John Hancock in 1771 petitioned the British government to build two lighthouses “for the safety of his own and other ships.” Then, only Boston Light and Portsmouth Harbor Lighthouse in New Hampshire shared beams to guide incoming ships to America, deceiving mariners during dire weather. Two distinctive towers, 45 feet high, were erected on Thacher Island and lighted the first time in December, and soon gained the nickname “Ann’s Eyes.” Almost a century later in 1861, two new 124-foot granite lighthouses were built. During the “Perfect Storm” in 1991, Thacher Island was split in half with the ferocious Atlantic raging in the middle for about 24 hours.
An oft-told seafaring tale St. Germain likes to tell rings of truth and romance. In 1919, the ship carrying Woodrow Wilson returning from the ratification of the Treaty of Versailles, was locked in fog and missed catastrophe at the last minute when the vigilant lightkeeper repeatedly blasted the fog signal. During research for the National Historic Landmarks’ nomination of the island, St. Germain found a photograph of Franklin D. Roosevelt next to the president. Roosevelt was secretary of the Navy.
But a sea change in advanced navigational tools and GPS units shifted the paradigm in the 1960s. “The need for lighthouses has diminished to almost zero,” St. Germain says.
So now, tradition, restoration, and nostalgia must unite in battle to preserve this precious heritage of American history. Dolin says, “You cannot understand or appreciate the development of the colonies, and then the nation, without understanding and appreciating the history of lighthouses. They are that integrally connected.”
The National Historic Lighthouse Preservation Act in 2000 created a mechanism to dispose of these structures. The U. S. Coast Guard manages the transfers of ownership at no cost. First claims are offered, preferably to cities and nonprofits. When no proper caretakers come forward, they’re auctioned for private ownership.
Apse wanted especially to include a segment on Thacher Island because of the “Fresnel lens angle.” These powerful lenses, invented by French physicist Augustine-Jean Fresnel in the 19th century, revolutionized lighthouse projection by means of six orders of lenses, each helping to magnify the beam of light. Thacher Island’s first-order Fresnel lens was installed in 1861.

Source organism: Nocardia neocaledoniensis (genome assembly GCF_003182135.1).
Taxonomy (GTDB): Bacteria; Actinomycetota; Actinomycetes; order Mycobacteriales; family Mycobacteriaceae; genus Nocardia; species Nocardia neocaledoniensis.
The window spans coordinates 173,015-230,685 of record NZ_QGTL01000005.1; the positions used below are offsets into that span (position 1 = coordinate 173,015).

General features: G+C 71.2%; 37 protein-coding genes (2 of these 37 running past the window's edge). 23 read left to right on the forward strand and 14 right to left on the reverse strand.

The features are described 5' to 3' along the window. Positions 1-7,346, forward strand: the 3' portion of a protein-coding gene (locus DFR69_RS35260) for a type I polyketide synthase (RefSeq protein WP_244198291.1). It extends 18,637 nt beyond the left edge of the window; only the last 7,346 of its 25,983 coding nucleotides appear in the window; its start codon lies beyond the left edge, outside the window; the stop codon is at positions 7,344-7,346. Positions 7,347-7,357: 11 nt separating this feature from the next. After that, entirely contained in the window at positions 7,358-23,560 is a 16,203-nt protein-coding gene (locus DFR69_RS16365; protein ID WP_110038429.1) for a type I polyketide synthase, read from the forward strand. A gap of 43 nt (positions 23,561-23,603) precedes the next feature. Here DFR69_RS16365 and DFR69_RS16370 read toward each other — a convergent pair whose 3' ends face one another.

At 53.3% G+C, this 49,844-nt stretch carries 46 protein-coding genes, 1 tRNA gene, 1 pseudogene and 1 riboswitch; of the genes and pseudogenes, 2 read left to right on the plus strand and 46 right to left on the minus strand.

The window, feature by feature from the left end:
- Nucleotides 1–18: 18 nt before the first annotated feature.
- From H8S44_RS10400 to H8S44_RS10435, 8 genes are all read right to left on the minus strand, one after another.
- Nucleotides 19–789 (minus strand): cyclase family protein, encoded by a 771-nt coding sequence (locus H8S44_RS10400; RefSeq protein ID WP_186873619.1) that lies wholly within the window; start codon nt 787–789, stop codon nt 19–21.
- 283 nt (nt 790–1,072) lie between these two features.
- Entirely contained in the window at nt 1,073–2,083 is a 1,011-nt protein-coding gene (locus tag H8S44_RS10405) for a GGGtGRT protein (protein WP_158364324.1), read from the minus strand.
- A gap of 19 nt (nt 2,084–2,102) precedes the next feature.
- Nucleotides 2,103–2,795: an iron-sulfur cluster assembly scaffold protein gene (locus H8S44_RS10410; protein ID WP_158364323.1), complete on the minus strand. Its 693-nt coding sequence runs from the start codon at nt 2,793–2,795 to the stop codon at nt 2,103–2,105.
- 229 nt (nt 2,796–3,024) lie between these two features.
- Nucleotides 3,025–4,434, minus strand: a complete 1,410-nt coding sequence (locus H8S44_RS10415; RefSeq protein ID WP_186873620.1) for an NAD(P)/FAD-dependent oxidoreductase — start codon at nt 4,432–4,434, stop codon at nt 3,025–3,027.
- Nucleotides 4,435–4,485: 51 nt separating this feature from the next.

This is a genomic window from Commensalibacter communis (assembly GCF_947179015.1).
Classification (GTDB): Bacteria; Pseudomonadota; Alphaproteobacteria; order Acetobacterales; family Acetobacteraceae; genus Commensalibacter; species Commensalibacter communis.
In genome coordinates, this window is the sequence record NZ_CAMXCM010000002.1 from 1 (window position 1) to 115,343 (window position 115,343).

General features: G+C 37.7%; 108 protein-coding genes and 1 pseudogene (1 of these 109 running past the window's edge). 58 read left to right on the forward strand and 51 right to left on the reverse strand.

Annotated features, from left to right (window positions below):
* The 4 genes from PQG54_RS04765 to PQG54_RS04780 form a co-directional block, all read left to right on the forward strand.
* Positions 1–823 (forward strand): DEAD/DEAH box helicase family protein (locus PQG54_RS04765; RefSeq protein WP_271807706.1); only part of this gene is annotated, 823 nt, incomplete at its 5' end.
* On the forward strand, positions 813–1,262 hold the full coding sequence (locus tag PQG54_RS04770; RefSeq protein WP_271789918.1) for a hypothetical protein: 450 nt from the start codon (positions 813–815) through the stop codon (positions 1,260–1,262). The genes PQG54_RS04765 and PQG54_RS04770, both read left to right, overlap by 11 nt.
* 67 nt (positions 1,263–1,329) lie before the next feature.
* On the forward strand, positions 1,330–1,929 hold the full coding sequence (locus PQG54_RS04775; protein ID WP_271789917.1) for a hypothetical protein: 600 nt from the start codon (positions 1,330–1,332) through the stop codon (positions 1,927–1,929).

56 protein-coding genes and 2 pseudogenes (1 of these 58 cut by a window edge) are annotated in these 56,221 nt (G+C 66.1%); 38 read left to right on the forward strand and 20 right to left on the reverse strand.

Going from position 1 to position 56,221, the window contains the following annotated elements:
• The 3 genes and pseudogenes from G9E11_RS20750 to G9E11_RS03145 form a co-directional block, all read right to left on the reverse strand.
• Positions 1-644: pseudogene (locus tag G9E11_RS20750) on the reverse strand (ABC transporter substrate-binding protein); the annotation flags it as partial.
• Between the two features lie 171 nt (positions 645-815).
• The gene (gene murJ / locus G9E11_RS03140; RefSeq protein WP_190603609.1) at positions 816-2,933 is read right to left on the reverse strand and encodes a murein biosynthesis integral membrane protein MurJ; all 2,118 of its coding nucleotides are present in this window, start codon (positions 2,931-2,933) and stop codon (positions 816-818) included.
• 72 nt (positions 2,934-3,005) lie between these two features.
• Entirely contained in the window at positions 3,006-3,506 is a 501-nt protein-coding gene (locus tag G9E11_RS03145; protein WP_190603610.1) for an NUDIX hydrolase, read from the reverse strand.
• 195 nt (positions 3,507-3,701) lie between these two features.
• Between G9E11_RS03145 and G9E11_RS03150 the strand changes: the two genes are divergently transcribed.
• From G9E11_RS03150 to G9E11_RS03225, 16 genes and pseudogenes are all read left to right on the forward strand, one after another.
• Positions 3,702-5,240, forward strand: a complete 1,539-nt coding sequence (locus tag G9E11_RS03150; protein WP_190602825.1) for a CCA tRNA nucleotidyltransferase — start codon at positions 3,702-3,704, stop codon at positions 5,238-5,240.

In 1980 the lens was removed as an artifact for display at the Coast Guard Museum at New London, Connecticut. Meanwhile, disposition of the lens in the North Tower resulted in a snafu. It was carelessly thrown out and crashed to the ground. Over the years scattered pieces have been discovered. In one instance, St. Germain found a crystal piece on eBay used for lighting a bathroom in Rockport, and he quickly purchased it for display in the visitor’s center.
The Association took steps to return the intact light to Rockport. But Coast Guard restrictions insisted that it could be installed only in a humidity-and-temperature-controlled, dust-free environment. No such place large enough existed in Rockport.
Enter the Cape Ann Museum in Gloucester. With its new expansion underway, the museum board was thrilled to offer gallery space for the restored Fresnel lens for all to experience up close. Apse says, “It’s a very unique story.”
Eric Dolin believes that “it’s a wonderfully filmed documentary. I’d like viewers to enjoy the beauty of the film and the images that they see fly across the screen. It would be great if the documentary encourages some of the viewers to take the next step, which may be reading about lighthouses, visiting a local lighthouse, or joining an organization whose main purpose is to preserve and protect lighthouses, so that future generations can enjoy them as well.”
To Apse, “Lighthouses have shown a stability in people’s minds. The film reveals a time when the interactions of humans to other humans helped mariners to survive. It didn’t matter who you were or where you came from. Lighthouses are important symbols we need today in the turmoil of the political climate.”
To watch the documentary film, visit thelastlightkeepers.com.